By Rafael Gerena-Morales, The Record, Hackensack, N.J.
Knight Ridder/Tribune Business News
May 25--Applying for a job at the Radisson Hotel in Englewood and waiting for a response used to take two weeks. But now applicants are guaranteed an interview within 10 minutes and can get the job the next day as the hotel struggles to find workers in today's tight labor market.
With the nation's unemployment rate at 4.3 percent, a 28-year low, many New Jersey businesses like the Radisson Hotel are doing whatever they can to snare workers. Their tactics include paying employees to recruit friends, reviewing resumes on the Internet, becoming buddies with college career counselors, and hooking up with church groups.
"We have a sense of urgency," said June McDougall, general manager of the Radisson, which is trying to hire food servers and cooks. "The minute someone walks through the door looking for a job, our managers have strict instructions to see them right away. We don't want good candidates to get lost," she said.
Neither do other companies. Hiring officials in the banking, pharmaceutical, information technology, and temporary-service industries have also said it is difficult to find workers.
The labor market has become so tight that the Senate voted last week to expand a program allowing U.S. businesses to hire thousands of foreign computer programmers, health professionals, and others.
Summit Bancorp. of Princeton is trying to get recruiting help from its workers. The bank pays employees $2,000 if they recruit upper-level managers and $750 if they recruit others. The financial carrot helped the bank fill 700 jobs last year, said Jim Ferrier, Summit's director of employment. "The tight job market requires us to be a lot more creative than in the past," Ferrier said. Summit also works with church groups such as the The First Baptist Community Development Corp. in Franklin Township, which screens congregants and neighborhood residents looking for work.
"I'm sure we're helping the recruiters" at Summit bank, said Patricia Hendricks, a spokeswoman for the Baptist group. "But it's also worked wonderfully for the people of our community. The relationship is providing jobs, which help people buy homes and improve their lives." In the last 1 1/2 years, the Baptist group has placed 60 people in jobs with Summit, ranging from $15,000-a-year bank tellers to a $70,000-a-year management position in human resources.
To land the tellers, lending officers, managers, and secretaries it needs to keep business humming, Boston-based Fleet Financial Group Inc., which has 170 branches in New Jersey, has freed recruiters from ancillary projects so that they can focus on finding employees. "Recruiters are solely responsible for recruiting," said Richard Greco, human resources director for Fleet bank. "Recruiters don't have to deal with employee relations or training issues anymore." The bank had to make the changes because "we're feeling the pinch" of the tight labor market, Greco said.
Lockheed Martin IMS of Teaneck is feeling the pinch, too. The information-services company, which tracks data such as state welfare and EZ Pass information, has forged relationships with local colleges, hoping to recruit accounting and computer science graduates. "We've developed a personal relationship with career counselors and college professors so that they steer people our way," said Terry Lynam, a spokesman for Lockheed Martin IMS. "In today's economy, it's very important to act quickly. If you drag your feet, you lose." The company also scans resumes on the Internet to find candidates, Lynam said.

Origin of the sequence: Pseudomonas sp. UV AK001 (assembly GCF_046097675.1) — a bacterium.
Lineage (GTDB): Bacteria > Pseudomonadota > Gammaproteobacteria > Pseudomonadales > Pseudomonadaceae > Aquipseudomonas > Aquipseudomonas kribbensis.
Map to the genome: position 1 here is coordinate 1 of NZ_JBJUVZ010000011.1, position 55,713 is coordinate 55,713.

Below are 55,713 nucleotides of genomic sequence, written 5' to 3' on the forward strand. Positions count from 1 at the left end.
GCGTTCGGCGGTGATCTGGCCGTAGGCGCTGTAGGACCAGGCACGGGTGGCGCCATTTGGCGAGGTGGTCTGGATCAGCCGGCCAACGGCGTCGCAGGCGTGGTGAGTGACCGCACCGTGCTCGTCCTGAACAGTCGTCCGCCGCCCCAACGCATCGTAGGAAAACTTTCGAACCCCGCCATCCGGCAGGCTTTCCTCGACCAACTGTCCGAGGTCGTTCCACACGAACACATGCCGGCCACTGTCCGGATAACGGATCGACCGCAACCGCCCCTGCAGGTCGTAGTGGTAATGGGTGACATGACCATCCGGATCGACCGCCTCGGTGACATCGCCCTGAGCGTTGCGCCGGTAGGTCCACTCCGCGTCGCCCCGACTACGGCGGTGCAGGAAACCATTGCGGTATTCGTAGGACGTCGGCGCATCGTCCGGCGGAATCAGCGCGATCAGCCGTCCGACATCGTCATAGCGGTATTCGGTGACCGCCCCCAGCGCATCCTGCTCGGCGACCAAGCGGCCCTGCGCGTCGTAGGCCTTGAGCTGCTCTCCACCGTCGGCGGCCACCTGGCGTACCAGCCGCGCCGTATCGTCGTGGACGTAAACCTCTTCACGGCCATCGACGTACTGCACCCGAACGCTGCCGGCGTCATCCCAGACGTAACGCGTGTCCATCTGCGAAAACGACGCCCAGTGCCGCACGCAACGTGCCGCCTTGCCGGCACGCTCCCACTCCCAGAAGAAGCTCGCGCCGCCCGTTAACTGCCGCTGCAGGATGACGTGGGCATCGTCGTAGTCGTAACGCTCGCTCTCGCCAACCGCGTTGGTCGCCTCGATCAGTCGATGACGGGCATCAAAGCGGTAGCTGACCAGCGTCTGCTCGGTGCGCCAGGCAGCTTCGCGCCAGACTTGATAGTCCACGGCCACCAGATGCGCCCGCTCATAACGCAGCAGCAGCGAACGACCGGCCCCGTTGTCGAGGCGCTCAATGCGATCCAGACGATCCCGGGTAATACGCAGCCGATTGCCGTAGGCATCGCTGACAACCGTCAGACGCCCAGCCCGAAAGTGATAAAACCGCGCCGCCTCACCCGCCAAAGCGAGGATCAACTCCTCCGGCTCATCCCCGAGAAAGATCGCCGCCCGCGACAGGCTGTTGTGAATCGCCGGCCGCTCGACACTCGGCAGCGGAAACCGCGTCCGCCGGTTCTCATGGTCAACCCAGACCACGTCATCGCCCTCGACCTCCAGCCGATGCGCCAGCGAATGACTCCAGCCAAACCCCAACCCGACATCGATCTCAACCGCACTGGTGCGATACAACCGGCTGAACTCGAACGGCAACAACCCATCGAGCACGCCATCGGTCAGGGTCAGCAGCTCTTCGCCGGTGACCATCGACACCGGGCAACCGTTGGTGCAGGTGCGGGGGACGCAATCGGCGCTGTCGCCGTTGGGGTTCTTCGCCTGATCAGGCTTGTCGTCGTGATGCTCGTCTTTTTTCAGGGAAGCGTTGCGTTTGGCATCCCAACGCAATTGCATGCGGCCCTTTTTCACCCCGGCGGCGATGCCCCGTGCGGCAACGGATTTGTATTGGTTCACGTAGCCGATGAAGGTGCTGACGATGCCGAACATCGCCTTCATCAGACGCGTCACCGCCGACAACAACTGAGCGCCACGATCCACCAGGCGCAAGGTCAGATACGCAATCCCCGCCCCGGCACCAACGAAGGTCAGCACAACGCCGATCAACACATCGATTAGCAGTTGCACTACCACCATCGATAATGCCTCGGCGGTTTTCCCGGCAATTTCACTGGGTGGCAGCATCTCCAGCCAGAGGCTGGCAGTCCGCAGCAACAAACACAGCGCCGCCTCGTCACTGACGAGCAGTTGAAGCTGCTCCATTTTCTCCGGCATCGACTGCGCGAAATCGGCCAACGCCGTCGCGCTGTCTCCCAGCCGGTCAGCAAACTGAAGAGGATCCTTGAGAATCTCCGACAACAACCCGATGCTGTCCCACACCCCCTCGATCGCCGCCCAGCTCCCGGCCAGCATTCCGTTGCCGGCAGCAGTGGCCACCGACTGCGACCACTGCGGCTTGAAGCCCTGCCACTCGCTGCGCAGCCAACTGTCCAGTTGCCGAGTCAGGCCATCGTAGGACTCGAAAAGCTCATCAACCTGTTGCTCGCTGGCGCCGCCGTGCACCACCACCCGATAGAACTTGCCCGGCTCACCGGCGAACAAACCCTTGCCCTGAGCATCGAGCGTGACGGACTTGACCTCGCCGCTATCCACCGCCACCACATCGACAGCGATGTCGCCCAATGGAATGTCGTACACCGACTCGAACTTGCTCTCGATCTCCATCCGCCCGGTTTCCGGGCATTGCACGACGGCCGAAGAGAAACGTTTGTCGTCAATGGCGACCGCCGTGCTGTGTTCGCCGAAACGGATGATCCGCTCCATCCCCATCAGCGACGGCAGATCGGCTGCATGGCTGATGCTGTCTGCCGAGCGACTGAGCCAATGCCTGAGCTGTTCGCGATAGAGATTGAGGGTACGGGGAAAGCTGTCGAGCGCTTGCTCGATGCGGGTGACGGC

Merck & Co., the pharmaceutical giant based in Whitehouse Station, is also tapping colleges for labor-market relief. This summer, Merck is recruiting 500 college juniors for internships in its research, marketing, and human resources departments, up from 450 a year ago. "We're trying to get the students to know us earlier, before they graduate," said Howard Levine, a senior human resources official at Merck. "We can't wait until the last minute to recruit. The internship program helps us get a jump."
Even temporary agencies, which earn their highest profits during times of low unemployment, have been ruffled by the labor crunch. With so many companies calling Arline Simpson Associates Inc. seeking accountants, administrative assistants, and data-entry personnel, the Rochelle Park agency is running out of workers. To attract the secretaries, bookkeepers, and switchboard operators she needs, Arline Simpson, the agency's president, sponsored her first job fair in four years, spending $1,500 to pay for advertising and to rent a conference room at a Paramus hotel last week.
"This is an extra expense I didn't need," Simpson said. "I just lost a customer-service job because I didn't have a person to fill it." The lack of available workers "is outrageous," she said. Her job fair attracted a dozen people, including a Ridgewood woman in her 40s who has been working full-time as an administrative assistant and wants to move to a larger company. "I work for a small company, and there's no opportunity to grow," the woman, who did not want her name published, said Friday. "There isn't a career path for me here. At a larger company, there's more room for branching out. Big companies tend to pay better and offer better benefits."
The woman, who is looking for a job paying at least $35,000 a year, said she has been called for six job interviews in the last two months. She rejected two offers because she didn't want to travel and one because it "was too boring."
Barbara Landsman of Garfield said she went to the job fair because she is "looking for something more permanent" than the temporary job she does as an administrative assistant several times a week. "The job fair went very well," said Landsman, who is in her mid-30s. "I'm sure I'll be working someplace permanently after the Memorial Day holiday."